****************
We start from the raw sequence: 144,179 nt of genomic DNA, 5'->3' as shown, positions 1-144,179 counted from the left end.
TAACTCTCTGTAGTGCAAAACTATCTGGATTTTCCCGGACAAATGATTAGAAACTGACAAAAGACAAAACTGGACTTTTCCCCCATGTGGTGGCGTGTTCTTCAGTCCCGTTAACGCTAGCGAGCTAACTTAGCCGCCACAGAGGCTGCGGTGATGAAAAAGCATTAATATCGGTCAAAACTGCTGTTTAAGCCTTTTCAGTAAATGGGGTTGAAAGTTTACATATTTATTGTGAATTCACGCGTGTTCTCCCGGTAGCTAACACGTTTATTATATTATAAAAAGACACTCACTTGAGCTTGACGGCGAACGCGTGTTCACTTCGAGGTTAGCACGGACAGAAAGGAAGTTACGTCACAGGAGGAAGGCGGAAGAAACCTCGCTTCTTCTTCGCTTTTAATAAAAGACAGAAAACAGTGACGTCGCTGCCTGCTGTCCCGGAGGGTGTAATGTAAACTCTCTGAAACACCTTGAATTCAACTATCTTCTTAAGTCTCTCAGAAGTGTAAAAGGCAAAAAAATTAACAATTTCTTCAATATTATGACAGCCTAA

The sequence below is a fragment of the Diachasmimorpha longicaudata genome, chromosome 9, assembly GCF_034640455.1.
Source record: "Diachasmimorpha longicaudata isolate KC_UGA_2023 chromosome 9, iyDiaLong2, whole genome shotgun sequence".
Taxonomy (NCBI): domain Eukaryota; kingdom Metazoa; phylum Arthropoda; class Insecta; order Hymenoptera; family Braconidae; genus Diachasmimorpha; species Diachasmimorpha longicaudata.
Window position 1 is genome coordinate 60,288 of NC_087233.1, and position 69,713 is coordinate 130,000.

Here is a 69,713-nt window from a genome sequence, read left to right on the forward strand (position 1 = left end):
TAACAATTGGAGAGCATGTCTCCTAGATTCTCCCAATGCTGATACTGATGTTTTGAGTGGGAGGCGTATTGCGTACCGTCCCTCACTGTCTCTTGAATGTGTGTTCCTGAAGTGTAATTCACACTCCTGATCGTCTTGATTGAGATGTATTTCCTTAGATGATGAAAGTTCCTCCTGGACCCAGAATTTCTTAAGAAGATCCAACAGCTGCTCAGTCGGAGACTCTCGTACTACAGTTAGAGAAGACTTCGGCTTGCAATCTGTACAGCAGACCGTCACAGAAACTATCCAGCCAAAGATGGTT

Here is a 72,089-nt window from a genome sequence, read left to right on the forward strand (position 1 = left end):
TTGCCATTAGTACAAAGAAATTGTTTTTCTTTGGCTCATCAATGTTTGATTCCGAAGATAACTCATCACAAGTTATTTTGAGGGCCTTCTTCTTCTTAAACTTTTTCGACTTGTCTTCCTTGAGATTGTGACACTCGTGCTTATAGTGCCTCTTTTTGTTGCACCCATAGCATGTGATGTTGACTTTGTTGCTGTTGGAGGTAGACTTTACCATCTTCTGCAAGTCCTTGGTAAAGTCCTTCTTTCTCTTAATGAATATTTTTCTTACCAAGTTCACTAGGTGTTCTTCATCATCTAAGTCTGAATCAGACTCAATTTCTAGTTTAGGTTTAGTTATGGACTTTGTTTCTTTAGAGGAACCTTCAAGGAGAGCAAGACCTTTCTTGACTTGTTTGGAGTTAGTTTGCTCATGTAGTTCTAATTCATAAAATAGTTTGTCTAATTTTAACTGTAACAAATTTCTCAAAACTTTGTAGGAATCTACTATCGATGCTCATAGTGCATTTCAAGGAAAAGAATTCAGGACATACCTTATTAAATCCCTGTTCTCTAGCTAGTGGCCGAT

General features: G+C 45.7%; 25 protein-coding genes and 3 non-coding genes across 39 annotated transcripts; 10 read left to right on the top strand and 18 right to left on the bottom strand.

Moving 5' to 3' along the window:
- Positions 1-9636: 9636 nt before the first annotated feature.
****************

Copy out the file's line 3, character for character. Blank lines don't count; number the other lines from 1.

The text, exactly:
The sequence below is a fragment of the Diachasmimorpha longicaudata genome, chromosome 9, assembly GCF_034640455.1.